Uber Technologies (NASDAQ:UBER) continues to face headwinds, which has weighed on its stock. Notably, the company’s fourth-quarter earnings results impressed investors. The company also provided an upbeat outlook for 2020. Uber stock fell 6.72% on Thursday, which marked its worst day so far in 2020.
The big decline in Uber stock happened as investors continue to shun stocks in general due to the coronavirus. The broad sell-off in stocks saw the blue-chip Dow Industrial Average fall by 3.58%. Meanwhile, the S&P 500 fell by 3.39%. The tech-weighted Nasdaq Composite fell 3.10%.
Uber stock falls due to a blow in France
Besides the broad stock market sell-off, Uber stock faced an unfavorable court ruling in France. On Wednesday, a top French court ruled in favor of a former driver who sought employee status.
Uber treats its drivers as independent contractors—a business model that allows it to avoid certain costs. For example, the company doesn’t have to cover medical insurance costs or offer paid holidays to its drivers. However, the company’s business model has been coming under attack lately.
The court ruling France comes as Uber grapples with a California labor law that could increase its operating costs. The new California labor law passed last year will make it harder for companies to classify their freelance workers, like drivers, as “independent contractors.”
The former French driver seeks compensation from Uber after the court win. In fact, the company warned that disputes with drivers could result in significant additional expenses. The company has listed driver status disputes as a “risk factor.” According to the company, the push to reclassify drivers as “employees” instead of “independent contractors” might force it to change its business model.
However, a major change in the business model would likely have a negative impact on Uber’s operations and financial condition, according to the company.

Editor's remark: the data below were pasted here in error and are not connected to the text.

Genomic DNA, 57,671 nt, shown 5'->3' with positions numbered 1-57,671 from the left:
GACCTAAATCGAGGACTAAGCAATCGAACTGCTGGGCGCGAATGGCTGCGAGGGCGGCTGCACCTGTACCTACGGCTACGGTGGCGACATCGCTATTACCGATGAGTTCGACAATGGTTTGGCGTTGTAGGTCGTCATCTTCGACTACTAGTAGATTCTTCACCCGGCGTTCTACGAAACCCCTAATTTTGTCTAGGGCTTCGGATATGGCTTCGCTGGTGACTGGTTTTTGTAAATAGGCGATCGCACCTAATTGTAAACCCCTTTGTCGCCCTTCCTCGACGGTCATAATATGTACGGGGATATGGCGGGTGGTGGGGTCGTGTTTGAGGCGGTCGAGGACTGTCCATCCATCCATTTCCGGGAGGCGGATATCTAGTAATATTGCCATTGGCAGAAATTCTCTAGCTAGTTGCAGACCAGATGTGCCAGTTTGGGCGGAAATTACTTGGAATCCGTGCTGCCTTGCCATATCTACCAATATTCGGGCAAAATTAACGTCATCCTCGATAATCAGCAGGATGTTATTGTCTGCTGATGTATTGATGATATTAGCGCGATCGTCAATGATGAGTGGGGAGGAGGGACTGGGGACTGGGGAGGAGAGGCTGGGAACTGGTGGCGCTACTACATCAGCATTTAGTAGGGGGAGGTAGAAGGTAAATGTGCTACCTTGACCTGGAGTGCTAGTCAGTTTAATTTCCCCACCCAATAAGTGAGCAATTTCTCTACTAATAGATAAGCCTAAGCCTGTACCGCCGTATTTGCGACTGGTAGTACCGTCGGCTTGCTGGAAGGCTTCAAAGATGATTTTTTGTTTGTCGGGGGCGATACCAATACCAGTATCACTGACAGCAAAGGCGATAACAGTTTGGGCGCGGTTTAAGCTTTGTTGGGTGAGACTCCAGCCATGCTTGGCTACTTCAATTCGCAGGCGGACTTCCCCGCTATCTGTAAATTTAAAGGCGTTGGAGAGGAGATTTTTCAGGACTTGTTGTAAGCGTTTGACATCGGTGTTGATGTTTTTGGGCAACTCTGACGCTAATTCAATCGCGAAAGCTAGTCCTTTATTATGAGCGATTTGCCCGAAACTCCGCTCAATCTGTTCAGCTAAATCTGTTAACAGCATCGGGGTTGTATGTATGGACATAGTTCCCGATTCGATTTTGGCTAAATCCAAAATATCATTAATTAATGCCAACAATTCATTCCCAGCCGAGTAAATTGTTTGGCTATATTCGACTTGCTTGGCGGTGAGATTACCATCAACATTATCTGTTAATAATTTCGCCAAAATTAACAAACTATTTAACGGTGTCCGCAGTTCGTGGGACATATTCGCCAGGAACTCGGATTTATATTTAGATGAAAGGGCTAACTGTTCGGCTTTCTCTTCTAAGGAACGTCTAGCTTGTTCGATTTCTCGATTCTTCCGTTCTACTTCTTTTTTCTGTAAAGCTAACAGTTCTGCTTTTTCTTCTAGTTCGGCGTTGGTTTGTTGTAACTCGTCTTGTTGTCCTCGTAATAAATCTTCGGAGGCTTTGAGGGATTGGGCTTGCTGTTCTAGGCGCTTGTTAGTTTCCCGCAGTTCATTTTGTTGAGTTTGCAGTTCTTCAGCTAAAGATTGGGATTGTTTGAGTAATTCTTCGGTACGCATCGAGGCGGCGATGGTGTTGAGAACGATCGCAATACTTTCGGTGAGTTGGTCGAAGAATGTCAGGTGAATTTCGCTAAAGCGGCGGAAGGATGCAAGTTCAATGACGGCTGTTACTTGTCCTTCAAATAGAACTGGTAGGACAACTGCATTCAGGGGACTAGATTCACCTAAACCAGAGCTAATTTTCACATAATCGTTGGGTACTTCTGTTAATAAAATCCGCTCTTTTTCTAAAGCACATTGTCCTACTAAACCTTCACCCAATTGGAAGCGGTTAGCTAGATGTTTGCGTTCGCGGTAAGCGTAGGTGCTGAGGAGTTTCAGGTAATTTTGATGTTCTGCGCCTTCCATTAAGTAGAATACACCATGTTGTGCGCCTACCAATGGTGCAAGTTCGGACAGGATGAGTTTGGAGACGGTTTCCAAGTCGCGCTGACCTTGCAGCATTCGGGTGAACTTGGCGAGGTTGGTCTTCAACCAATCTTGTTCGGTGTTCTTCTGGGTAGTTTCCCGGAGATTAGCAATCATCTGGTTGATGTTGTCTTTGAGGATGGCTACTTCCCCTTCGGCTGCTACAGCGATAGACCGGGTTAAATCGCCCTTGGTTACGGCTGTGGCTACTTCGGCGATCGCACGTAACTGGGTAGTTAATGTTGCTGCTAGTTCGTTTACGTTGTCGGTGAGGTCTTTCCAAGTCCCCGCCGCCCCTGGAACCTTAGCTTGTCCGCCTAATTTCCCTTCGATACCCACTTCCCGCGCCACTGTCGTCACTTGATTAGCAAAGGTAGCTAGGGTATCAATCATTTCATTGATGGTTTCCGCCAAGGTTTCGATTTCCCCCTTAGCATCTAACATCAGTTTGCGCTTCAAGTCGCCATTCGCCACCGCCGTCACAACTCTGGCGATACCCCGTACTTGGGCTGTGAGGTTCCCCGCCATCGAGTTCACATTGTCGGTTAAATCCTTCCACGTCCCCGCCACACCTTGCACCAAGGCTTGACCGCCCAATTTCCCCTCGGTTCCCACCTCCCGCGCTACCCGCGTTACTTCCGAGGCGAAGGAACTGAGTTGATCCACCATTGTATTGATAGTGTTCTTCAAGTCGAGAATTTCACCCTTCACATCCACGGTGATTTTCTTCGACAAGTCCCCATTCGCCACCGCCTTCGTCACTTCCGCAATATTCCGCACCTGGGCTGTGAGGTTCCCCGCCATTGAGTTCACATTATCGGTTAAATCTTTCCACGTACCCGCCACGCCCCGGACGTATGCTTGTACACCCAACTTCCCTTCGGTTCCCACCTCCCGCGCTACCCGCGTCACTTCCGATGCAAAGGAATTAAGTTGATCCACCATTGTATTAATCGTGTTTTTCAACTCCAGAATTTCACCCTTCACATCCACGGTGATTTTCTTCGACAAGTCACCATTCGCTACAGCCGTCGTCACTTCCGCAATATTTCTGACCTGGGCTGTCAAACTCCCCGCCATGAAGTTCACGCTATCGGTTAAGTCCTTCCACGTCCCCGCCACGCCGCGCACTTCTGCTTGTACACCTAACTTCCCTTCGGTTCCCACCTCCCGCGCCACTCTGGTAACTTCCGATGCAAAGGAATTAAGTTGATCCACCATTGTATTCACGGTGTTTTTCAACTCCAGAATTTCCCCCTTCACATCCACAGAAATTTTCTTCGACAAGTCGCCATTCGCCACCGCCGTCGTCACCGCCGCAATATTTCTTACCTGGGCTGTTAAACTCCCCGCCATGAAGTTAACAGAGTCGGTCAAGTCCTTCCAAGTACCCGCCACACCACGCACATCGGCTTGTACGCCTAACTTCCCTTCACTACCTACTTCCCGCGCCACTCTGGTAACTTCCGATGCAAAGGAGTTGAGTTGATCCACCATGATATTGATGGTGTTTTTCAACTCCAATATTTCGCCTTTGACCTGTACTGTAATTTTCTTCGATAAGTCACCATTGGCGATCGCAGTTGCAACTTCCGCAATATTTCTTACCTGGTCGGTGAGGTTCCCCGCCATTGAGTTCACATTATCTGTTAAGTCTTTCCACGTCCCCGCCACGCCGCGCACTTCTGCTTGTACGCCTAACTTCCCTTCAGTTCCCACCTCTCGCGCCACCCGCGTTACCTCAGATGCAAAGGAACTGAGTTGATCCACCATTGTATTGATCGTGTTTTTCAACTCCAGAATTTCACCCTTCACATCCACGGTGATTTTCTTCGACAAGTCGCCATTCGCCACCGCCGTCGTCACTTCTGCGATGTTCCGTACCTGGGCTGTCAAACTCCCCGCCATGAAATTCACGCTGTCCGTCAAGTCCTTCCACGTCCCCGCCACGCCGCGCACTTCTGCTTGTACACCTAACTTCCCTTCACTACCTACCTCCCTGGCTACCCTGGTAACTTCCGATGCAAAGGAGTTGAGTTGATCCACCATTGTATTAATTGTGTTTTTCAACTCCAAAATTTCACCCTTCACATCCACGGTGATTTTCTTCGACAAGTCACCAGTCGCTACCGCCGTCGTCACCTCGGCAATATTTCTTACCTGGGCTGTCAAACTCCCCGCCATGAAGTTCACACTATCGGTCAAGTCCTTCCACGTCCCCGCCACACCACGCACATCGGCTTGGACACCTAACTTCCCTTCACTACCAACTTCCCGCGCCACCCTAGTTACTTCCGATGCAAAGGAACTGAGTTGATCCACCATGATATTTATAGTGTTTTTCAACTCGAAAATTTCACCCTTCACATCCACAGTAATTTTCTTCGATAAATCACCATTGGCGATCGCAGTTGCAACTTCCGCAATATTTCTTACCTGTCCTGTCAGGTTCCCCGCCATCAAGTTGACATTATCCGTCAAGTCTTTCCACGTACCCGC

Uber already expects to incur up to $170 million in costs related to settlements regarding status reclassification.
The negative French ruling in the driver status dispute also adds to Uber’s headache in Europe. Last fall, the company lost its license to operate in London. Also, a German court banned its ride-hailing service in the country.
On Thursday, the sell-off slashed Uber stock’s YTD (year-to-date) gains to 8.3%. However, the company is ahead of Lyft (LYFT), which has fallen about 14% YTD.
Driver disputes threaten road to profitability
Last month, Uber reported its fourth-quarter financial results, which improved from a year ago and beat the consensus estimates. The company shortened the duration that it expects to become profitable. Now, the company expects to turn a profit in the fourth quarter of 2020. Previously, Uber expected to turn a profit in 2021 at the earliest. Soaring costs from settlements with drivers could impact Uber’s profit timeline.
So far, the stock has fallen 14% since the company reported its fourth-quarter earnings on February 6.